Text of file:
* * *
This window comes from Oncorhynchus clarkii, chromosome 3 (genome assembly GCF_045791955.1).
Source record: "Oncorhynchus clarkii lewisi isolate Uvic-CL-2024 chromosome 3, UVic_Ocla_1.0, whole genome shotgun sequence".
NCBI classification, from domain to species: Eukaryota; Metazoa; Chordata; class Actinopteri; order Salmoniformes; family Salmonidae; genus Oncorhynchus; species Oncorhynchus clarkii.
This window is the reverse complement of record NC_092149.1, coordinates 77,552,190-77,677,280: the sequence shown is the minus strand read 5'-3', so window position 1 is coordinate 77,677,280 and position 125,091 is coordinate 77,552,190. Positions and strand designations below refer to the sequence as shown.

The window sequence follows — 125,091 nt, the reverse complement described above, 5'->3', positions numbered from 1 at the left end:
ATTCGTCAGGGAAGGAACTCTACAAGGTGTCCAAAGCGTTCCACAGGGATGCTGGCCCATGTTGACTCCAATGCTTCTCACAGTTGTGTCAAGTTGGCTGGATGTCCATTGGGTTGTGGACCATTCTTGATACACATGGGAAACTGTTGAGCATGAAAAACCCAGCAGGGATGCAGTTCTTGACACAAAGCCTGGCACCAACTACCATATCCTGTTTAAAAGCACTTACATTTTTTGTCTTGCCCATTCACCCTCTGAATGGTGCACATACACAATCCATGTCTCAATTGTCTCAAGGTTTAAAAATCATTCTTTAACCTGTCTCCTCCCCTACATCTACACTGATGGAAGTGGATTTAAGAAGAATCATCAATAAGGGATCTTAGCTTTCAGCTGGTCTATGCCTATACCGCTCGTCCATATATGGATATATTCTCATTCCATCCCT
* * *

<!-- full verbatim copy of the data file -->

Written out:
This window comes from Oncorhynchus clarkii, chromosome 3 (genome assembly GCF_045791955.1).
Source record: "Oncorhynchus clarkii lewisi isolate Uvic-CL-2024 chromosome 3, UVic_Ocla_1.0, whole genome shotgun sequence".
NCBI classification, from domain to species: Eukaryota; Metazoa; Chordata; class Actinopteri; order Salmoniformes; family Salmonidae; genus Oncorhynchus; species Oncorhynchus clarkii.
This window is the reverse complement of record NC_092149.1, coordinates 77,552,190-77,677,280: the sequence shown is the minus strand read 5'-3', so window position 1 is coordinate 77,677,280 and position 125,091 is coordinate 77,552,190. Positions and strand designations below refer to the sequence as shown.

The window sequence follows — 125,091 nt, the reverse complement described above, 5'->3', positions numbered from 1 at the left end:
ATTCGTCAGGGAAGGAACTCTACAAGGTGTCCAAAGCGTTCCACAGGGATGCTGGCCCATGTTGACTCCAATGCTTCTCACAGTTGTGTCAAGTTGGCTGGATGTCCATTGGGTTGTGGACCATTCTTGATACACATGGGAAACTGTTGAGCATGAAAAACCCAGCAGGGATGCAGTTCTTGACACAAAGCCTGGCACCAACTACCATATCCTGTTTAAAAGCACTTACATTTTTTGTCTTGCCCATTCACCCTCTGAATGGTGCACATACACAATCCATGTCTCAATTGTCTCAAGGTTTAAAAATCATTCTTTAACCTGTCTCCTCCCCTACATCTACACTGATGGAAGTGGATTTAAGAAGAATCATCAATAAGGGATCTTAGCTTTCAGCTGGTCTATGCCTATACCGCTCGTCCATATATGGATATATTCTCATTCCATCCCT